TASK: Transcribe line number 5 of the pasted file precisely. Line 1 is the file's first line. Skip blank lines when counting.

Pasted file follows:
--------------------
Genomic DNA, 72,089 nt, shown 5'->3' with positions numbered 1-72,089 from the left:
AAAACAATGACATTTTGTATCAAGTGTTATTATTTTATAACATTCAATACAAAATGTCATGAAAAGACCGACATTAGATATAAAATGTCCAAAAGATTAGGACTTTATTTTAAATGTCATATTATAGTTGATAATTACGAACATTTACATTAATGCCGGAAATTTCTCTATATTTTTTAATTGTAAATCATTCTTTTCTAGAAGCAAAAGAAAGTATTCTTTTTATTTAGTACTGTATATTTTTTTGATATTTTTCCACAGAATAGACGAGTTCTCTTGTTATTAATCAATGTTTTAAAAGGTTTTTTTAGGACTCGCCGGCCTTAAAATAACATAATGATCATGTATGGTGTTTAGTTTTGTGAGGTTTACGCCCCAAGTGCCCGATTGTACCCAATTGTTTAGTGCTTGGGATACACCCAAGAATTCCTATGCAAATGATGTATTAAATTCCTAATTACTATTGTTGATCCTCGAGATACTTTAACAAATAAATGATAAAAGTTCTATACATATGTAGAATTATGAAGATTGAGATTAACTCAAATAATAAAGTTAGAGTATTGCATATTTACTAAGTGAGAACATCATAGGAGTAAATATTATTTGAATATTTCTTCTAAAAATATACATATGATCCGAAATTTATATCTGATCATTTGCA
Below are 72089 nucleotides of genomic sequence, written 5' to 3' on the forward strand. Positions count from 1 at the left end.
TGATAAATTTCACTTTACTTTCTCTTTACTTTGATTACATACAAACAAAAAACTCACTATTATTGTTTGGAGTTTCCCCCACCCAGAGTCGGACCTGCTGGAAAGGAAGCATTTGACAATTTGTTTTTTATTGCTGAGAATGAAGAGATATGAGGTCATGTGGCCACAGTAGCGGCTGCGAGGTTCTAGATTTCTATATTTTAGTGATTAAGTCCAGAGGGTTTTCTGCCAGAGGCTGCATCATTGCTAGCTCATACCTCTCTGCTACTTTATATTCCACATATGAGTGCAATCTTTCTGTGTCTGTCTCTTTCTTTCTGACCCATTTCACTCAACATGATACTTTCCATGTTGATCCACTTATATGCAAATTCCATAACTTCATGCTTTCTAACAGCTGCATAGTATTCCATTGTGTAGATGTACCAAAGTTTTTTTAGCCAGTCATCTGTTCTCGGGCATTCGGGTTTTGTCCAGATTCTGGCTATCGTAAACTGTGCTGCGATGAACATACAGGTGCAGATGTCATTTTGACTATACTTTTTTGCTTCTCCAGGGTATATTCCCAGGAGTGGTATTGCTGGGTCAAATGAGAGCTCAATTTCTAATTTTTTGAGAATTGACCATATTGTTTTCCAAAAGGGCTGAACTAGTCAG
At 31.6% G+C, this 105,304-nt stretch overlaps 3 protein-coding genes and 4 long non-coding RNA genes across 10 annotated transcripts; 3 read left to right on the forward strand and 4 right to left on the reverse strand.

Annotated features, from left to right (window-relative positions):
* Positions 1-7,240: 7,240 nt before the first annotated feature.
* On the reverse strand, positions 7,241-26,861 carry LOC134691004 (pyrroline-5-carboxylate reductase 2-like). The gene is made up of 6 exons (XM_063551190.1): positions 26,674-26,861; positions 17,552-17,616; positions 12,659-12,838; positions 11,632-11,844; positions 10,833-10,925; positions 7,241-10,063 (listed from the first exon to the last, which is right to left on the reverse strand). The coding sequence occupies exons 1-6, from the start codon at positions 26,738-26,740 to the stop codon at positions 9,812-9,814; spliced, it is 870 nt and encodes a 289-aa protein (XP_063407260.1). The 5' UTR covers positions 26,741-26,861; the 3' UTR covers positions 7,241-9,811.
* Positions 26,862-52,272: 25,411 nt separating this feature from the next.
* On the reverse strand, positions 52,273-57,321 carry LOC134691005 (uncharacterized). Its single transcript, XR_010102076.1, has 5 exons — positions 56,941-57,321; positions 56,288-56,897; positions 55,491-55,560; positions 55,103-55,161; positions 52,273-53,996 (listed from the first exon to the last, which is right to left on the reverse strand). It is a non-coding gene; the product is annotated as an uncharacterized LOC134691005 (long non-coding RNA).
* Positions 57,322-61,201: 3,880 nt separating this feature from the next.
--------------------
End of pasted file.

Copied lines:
At 31.6% G+C, this 105,304-nt stretch overlaps 3 protein-coding genes and 4 long non-coding RNA genes across 10 annotated transcripts; 3 read left to right on the forward strand and 4 right to left on the reverse strand.